There is a very ancient concept in the English common law known as a writ of habeas corpus. Governor Edwards’s latest proclamation requiring everyone but those his administration defines as "essential personnel" to stay at home and practice the ridiculously named "social distancing" until April 12th completely upends that tradition of freedom from arbitrary confinement.
For this reason, and for others we will get to below, we encourage everyone to peacefully disobey this order.
We are not supporters of the idea that every man may willy-nilly decide which laws to obey and which not. However, when the government acts in ways that are clearly irrational and destructive of human well-being, it becomes our duty to withstand those acts as best we can.
In the case of this illness, we now know better what we are dealing with:
But what is Gov Edwards (and many other State, federal, and local government officials) doing? They are using the proverbial axe in place of a scalpel. We can and should protect those who are most vulnerable to this disease (which has not reached the proportions of a global pandemic, contrary to the claims) - the elderly, for instance - but we can do that without destroying the livelihoods of millions of people and without wrecking the communal structures men and women need to live normal, healthy lives.
Chief among those communities is the Church. It says volumes that Governor Edwards does not list bishops, priests, deacons, etc., as ‘essential workers’. But it is clear throughout history that without spiritual health, there will be no physical health either. Some priests are pushing back against these bans on church services by the authorities. But we need many more like them to speak up and act for the good of their parishioners.
Considering all this, and considering the cowardice of all other elected officials in Louisiana and across the South, and in other States outside the South, who refuse to protect us from the destructive acts of our various governments, we say plainly: Ignore the stay at home orders. Ignore the orders to act like helpless, ignorant children. Ignore the orders that are destroying our souls and bodies. Pastors, open your churches. Restaurant owners, ready your tables. Schoolmasters, call back your students. Live bravely, like men and women who trust in the Providence of God. That will be our honor in this time, not craven cowering before a new idol: the virus.
Michael Gideon, in the woods he hid,
With many of his kith and kin.
From their homes were driven,
By foemen with clubs and bricks –
Inbreakers, young and rude,
Invaders, old and crude –
Because they loved the Confederate gen’ral
Whose statue did watch o’er the town.
Now beset it is by foemen in their fetid camp,
Awaiting its doom and fate.
Michael Gideon, in the dark of night,
He fished in the stream for fear of the mob,
Michael Gideon, his food he ate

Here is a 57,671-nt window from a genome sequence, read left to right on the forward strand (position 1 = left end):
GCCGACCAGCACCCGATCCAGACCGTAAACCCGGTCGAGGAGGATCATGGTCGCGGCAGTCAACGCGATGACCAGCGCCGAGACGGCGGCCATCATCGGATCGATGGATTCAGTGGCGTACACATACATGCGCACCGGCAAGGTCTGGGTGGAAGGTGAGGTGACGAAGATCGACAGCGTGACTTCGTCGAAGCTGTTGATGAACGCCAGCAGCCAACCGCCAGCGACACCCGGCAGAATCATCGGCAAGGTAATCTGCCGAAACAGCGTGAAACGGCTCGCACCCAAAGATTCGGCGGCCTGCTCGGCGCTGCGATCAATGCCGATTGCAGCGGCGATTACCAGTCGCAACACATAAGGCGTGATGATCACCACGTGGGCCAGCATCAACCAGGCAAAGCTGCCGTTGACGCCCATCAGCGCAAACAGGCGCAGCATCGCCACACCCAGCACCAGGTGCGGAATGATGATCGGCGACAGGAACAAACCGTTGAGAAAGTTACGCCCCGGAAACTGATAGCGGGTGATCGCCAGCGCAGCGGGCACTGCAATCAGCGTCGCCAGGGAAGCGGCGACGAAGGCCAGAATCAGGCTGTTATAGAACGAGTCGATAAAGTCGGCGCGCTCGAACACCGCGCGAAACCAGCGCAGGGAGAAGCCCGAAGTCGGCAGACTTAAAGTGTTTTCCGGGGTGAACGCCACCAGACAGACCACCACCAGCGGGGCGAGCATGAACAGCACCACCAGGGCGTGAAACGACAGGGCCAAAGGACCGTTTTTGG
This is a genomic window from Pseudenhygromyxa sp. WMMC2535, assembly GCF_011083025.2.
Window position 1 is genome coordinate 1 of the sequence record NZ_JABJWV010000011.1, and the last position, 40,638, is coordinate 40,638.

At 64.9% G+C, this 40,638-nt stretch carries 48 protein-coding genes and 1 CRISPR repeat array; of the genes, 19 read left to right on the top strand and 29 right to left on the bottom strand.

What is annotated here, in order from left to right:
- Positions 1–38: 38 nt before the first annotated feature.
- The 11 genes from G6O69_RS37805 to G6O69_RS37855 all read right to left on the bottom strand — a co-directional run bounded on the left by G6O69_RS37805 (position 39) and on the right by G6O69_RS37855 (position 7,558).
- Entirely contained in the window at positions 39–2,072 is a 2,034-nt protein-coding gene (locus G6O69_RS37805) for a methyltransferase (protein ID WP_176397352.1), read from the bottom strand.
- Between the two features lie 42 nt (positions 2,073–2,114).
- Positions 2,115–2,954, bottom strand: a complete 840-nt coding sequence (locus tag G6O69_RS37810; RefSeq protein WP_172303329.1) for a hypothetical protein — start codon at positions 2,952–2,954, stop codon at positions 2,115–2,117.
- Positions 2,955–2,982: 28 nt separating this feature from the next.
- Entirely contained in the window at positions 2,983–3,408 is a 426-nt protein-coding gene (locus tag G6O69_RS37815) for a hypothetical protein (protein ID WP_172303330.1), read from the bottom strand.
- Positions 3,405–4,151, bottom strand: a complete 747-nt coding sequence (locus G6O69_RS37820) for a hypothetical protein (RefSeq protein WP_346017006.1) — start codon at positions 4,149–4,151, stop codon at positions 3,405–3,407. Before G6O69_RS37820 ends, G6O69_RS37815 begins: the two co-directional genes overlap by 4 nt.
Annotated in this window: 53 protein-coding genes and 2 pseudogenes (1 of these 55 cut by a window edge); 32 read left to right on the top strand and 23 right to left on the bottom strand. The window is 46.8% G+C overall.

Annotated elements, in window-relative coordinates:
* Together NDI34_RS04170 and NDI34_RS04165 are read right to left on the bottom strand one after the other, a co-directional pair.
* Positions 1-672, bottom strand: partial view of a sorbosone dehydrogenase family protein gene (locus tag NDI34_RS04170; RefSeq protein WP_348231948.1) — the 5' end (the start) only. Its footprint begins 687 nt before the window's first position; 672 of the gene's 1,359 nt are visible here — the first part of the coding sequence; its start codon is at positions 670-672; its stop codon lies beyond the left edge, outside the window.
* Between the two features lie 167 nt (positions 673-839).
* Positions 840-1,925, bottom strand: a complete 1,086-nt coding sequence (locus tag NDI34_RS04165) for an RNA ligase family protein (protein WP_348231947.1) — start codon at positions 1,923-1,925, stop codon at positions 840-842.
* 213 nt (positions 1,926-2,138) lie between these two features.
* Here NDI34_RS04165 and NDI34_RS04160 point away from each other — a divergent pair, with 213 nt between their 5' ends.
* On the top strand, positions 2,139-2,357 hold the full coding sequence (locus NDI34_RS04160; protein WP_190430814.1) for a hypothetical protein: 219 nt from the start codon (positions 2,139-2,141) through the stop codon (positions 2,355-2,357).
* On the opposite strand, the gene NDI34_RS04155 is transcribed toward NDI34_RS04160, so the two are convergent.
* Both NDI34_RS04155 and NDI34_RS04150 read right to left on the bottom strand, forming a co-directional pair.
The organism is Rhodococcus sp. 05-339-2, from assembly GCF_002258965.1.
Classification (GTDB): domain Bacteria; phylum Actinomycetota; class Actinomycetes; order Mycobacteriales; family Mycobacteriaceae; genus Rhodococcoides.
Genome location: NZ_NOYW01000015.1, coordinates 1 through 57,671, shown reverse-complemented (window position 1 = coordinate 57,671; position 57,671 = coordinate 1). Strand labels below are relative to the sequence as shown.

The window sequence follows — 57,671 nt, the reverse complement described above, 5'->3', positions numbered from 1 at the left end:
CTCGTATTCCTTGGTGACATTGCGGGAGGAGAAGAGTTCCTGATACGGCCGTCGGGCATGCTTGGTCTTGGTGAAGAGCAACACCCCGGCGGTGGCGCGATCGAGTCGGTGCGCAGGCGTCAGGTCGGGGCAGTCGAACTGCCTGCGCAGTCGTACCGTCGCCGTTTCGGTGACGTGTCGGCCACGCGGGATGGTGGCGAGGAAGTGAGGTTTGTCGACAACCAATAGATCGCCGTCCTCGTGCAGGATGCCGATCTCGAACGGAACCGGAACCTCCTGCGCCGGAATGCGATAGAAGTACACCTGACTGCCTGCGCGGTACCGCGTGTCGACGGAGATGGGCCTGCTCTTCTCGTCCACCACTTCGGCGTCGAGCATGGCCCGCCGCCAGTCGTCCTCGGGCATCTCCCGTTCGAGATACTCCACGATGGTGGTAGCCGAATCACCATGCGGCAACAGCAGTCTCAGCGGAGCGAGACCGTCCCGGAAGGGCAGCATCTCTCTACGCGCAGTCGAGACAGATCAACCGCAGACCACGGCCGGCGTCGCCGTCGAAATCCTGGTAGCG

As the plight he turned it o’er in his mind.
Tired from thought, on a tree log he sat.
With groaning prayer, Heaven’s help he besought.
Then still he sat, silent before God.
Then light he saw, radiance all around.
A bright angel he beheld.
Bewildered, to his knees he fell.
‘Rise, Michael Gideon, and be not afraid.
‘The Lord has heard the prayers of you all.
‘The Lord knows your afflictions
‘And will now deliver you from them.
‘Take this sword, and gather the men.
‘In their hands place only flags
‘Bearing Saint Andrew’s Cross.
‘You at their head, lead them
‘To the invader’s camp,
‘And say together with mighty voice,
‘ “A sword for the Lord
‘ “And the General!”
‘Shout these words, but touch not
‘An hair of their heads,
‘And you will see your deliverance.’
At this he vanished; night-dark returned.
Michael Gideon, the sword he held.
The blade, clear as crystal,
Gathered the light of the moon and stars
And shone with beauty gentle.
The hilt, smooth and silver,
Calmed and strengthened the one who held it.
Forth he strode, the men he gathered.
Out they went, together they sallied.
Scalawags round the Gen’ral were crowding.
To destroy his memory, for this they were yearning.
Michael Gideon and his host approached.
Black-skinned and white, they uplifted their cry,
‘A sword for the Lord
‘And the General!’
Again and again they shouted,
As forward they went, and new wonder they saw:
A flame round the blade was blazing,
Holy fire from Heaven to frighten the foe.
The fire of the sword, to the host it spread.
The fire of the sword, in their eyes it burned.
When the sight they beheld,
And the yelling they heard,
Struck with terror they were,
And their evil plans forgot.
In their confusion and fear,
They trampled each other.
In their confusion and fear,
They fled far away.
The townsmen lifted a mighty shout
Of thanks to God, and cleansed the statue
And square of all befouling.
Then heartily they cheered for the Gen’ral they loved.
Michael Gideon took his sword,
The flame now gone, and with priestly blessing
Laid it in church atop the altar
For safe-keeping against an evil day.
Michael Gideon, the statue he saved,
The foes away he chased.
Michael Gideon, no praise he seeks,
Only to plow his fields and teach Old Greek.